The teenage Lucy Louise is like the Lulu song Shout. Alan Partridge was big then, a tragi-comic character whose finished TV career sends him into a tailspin. The lads at school loved Partridge and we enjoyed joking about Alan’s music taste.
My Dad, with the same initials, coincidentally was going through a similar Alan Partridge experience. Dad worked in London, and would be away Monday to Friday. He worked for an international steel trader, I think it was called Léopold Lazarus.
His office was in Docklands, London and it was bombed by the IRA in 1996. They phoned it in and it was on a Saturday, so fewer casualties. I remember going into school on the Monday and telling the class that luckily there was only one casualty, and I was duly admonished by a supply teacher of the Ba’hai faith. I have never felt so ashamed.
When the steel industry started to go belly up in the 90s, dad was let go after more than 20 years’ loyal service and as far as I am aware, zero time off sick. We were privately devastated, although I laughed along with the Alan Partridge jokes publically. These days I vibe with Alan’s music collection, especially ELO and “Best of the Beatles.”
When I was 15 I did the Duke of Edinburgh Bronze Award at school, where you complete a series of activities over time to earn the award. I had started wearing flares outside of school and was having guitar lessons on a road called Abbey Street. I was hiking with my group in DoveDale when a bomb went off in Manchester 1996. My sister was living in Manchester at the time, at University. Again, the IRA.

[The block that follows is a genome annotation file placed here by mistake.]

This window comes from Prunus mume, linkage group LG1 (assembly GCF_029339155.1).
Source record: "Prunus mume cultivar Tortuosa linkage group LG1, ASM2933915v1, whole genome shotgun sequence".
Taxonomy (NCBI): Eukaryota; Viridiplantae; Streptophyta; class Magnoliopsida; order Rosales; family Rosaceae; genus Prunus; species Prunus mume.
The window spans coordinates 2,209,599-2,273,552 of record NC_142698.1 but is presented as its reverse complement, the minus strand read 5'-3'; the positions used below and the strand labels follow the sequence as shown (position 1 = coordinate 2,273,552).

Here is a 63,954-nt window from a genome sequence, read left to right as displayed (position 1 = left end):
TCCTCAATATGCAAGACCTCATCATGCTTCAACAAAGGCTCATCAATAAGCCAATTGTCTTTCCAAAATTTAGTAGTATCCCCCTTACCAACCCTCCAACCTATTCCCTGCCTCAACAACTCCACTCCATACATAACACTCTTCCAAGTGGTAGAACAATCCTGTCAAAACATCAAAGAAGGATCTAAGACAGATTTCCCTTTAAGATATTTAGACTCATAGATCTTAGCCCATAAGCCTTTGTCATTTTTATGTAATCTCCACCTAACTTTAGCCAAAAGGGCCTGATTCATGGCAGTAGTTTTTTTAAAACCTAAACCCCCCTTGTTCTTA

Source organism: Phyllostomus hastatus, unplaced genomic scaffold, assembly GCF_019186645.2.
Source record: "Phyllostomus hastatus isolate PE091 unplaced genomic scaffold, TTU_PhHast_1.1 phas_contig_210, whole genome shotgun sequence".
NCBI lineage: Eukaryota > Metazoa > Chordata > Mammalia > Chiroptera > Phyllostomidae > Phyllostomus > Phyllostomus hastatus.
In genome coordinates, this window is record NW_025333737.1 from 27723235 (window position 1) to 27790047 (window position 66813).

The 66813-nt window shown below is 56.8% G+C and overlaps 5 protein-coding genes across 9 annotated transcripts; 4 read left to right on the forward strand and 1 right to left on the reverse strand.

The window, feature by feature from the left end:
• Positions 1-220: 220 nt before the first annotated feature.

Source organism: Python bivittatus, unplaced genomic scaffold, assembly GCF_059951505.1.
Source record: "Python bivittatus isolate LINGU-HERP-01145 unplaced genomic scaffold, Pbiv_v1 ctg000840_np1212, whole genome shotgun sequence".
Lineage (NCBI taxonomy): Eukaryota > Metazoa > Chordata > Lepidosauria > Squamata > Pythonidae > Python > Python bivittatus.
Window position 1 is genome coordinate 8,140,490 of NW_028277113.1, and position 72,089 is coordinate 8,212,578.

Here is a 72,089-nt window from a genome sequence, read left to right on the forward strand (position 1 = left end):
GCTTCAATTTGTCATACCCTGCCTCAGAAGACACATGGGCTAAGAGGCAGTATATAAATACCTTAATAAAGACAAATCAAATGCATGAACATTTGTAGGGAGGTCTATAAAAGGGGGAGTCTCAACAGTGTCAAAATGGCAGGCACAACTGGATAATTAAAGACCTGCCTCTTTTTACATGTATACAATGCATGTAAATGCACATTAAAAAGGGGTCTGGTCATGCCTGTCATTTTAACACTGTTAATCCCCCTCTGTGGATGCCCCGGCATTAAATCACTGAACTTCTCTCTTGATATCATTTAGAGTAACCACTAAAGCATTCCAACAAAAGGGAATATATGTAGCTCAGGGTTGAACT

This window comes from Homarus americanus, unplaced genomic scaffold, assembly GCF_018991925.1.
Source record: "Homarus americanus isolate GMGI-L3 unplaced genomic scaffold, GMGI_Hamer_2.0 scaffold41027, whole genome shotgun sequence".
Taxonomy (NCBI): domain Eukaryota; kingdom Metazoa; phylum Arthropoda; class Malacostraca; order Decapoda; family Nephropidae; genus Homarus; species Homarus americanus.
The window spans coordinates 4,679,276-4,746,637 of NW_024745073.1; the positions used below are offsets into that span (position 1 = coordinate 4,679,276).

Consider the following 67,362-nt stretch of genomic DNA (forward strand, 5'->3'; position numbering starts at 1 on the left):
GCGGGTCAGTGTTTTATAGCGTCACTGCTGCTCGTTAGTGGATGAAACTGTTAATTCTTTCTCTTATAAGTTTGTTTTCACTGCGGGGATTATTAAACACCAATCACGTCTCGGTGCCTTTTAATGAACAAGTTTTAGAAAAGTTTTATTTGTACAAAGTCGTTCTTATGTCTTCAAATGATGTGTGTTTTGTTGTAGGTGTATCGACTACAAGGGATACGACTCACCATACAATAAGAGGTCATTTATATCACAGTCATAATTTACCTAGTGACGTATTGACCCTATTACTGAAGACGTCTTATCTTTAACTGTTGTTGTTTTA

We were eating snacks by a shop when we heard it on the radio of a nearby parked van. There were no mobile phones back then, so we carried on the hike but took a detour to a public phone box so I could phone my mum. Four years later, I would go to University in Manchester, and found that the city had been attractively rebuilt and heavily invested in, but the old battle lines remained in many places, and I was a target in my flares, not to the IRA, but to people who don’t and won’t give peace a chance, in more respects than one.
Today, on the day the Duke of Edinburgh died, I remember my Duke of Edinburgh Bronze Award, and I’m grateful for how far the peace process has progressed since those dark times, and I’m grateful to the Duke of Edinburgh for helping me to grow up a bit.